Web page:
Prime Minister Narendra Modi on Saturday held a meeting with key ministers to discuss the current crisis in the sugar sector and measures required in the longer term to prevent its recurrence. The late-evening meeting was attended by food minister Ram Vilas Paswan, finance minister Arun Jaitley, transport minister Nitin Gadkari and agriculture minister Radha Mohan Singh.
The industry has been bleeding as sugar prices have crashed to seven-year lows, while the cane prices have been fixed at exorbitantly elevated levels by state governments like Uttar Pradesh and even the Centre. Consequently, mills and co-operatives across the country owed nearly Rs 18,112 crore to farmers up to the end of June for cane purchases.
Among the suggestions that are being looked into by the government to address the issue are the promotion of sugar exports as well as the blending of ethanol, a cane by-product, with petrol, sources said. The government may also consider incentivising refined sugar exports, sources said.
Currently, while the government is offering a subsidy of Rs 4,000 per tonne on limited raw sugar exports this marketing year through September, there is no subsidy on white sugar exports. Since global prices have crashed due to a glut in major producing countries and a depreciation of the Brazilian currency, even the raw sugar export with the subsidy is hardly taking place now. The government may use funds accrued from the sugar cess to compensate mills for potential losses from exports.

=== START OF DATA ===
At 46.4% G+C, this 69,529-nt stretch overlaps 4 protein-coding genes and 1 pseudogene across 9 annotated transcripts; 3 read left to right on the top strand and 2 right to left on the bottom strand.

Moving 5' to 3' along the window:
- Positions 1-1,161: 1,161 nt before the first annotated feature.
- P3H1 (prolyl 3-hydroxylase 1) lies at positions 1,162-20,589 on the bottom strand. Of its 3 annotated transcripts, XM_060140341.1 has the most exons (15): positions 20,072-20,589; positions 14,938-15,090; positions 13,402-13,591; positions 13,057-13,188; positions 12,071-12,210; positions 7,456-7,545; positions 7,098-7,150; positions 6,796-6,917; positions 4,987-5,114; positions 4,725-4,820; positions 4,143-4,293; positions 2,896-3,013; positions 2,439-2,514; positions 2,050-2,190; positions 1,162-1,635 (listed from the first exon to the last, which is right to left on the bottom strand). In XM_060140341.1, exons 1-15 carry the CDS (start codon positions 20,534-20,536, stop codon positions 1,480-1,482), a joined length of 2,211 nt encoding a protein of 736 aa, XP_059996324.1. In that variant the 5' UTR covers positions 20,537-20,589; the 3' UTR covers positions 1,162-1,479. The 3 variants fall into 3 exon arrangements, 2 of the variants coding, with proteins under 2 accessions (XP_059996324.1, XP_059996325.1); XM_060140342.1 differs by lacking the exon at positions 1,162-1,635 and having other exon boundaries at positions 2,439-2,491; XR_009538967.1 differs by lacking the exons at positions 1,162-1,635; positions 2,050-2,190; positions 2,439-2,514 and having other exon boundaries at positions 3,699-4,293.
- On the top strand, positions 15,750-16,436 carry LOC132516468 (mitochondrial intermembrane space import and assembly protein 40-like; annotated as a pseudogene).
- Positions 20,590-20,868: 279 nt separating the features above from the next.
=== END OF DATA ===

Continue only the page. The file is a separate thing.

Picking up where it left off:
In May, a sugar industry delegation led by former Union agriculture minister Sharad Pawar had met Modi and demanded that the government buy 10% of the country’s sugar production this marketing year through September at a price based on the fair and remunerative price (FRP) of cane fixed by the Centre to spur demand and ensure that much of supply is held back from the market for two years. However, the government rejected the demand subsequently and instead announced a loan package of Rs 6,000 crore in June with a 10% interest subsidy for one year. The industry was disappointed with the decision, as it didn’t address the core issue of the absence of a linkage formula between the price of cane and its by-products, as is prevalent in most cane-producing nations, and a sugar glut in the domestic market.